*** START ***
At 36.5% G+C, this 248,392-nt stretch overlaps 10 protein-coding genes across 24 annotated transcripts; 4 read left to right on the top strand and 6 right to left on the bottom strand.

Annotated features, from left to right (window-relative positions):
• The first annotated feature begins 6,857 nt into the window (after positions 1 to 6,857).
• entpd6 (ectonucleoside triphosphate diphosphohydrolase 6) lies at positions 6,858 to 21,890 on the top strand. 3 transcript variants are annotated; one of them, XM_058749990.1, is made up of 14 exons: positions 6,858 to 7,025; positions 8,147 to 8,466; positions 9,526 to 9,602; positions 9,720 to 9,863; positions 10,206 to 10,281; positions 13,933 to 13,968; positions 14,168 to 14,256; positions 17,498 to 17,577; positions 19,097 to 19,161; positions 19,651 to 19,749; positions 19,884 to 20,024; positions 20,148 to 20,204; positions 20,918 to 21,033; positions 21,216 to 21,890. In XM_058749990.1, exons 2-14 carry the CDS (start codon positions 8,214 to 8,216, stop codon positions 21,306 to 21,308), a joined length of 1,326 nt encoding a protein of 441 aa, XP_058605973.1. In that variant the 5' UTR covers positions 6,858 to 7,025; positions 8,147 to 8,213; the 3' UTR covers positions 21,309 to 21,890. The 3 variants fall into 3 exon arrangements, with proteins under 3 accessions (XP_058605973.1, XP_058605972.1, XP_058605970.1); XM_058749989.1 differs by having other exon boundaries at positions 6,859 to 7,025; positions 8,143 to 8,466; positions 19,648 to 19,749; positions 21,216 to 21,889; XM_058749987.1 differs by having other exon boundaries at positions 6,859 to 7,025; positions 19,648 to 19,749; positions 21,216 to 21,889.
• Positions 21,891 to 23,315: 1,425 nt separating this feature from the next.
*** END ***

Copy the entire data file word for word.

At 36.5% G+C, this 248,392-nt stretch overlaps 10 protein-coding genes across 24 annotated transcripts; 4 read left to right on the top strand and 6 right to left on the bottom strand.

Annotated features, from left to right (window-relative positions):
• The first annotated feature begins 6,857 nt into the window (after positions 1 to 6,857).
• entpd6 (ectonucleoside triphosphate diphosphohydrolase 6) lies at positions 6,858 to 21,890 on the top strand. 3 transcript variants are annotated; one of them, XM_058749990.1, is made up of 14 exons: positions 6,858 to 7,025; positions 8,147 to 8,466; positions 9,526 to 9,602; positions 9,720 to 9,863; positions 10,206 to 10,281; positions 13,933 to 13,968; positions 14,168 to 14,256; positions 17,498 to 17,577; positions 19,097 to 19,161; positions 19,651 to 19,749; positions 19,884 to 20,024; positions 20,148 to 20,204; positions 20,918 to 21,033; positions 21,216 to 21,890. In XM_058749990.1, exons 2-14 carry the CDS (start codon positions 8,214 to 8,216, stop codon positions 21,306 to 21,308), a joined length of 1,326 nt encoding a protein of 441 aa, XP_058605973.1. In that variant the 5' UTR covers positions 6,858 to 7,025; positions 8,147 to 8,213; the 3' UTR covers positions 21,309 to 21,890. The 3 variants fall into 3 exon arrangements, with proteins under 3 accessions (XP_058605973.1, XP_058605972.1, XP_058605970.1); XM_058749989.1 differs by having other exon boundaries at positions 6,859 to 7,025; positions 8,143 to 8,466; positions 19,648 to 19,749; positions 21,216 to 21,889; XM_058749987.1 differs by having other exon boundaries at positions 6,859 to 7,025; positions 19,648 to 19,749; positions 21,216 to 21,889.
• Positions 21,891 to 23,315: 1,425 nt separating this feature from the next.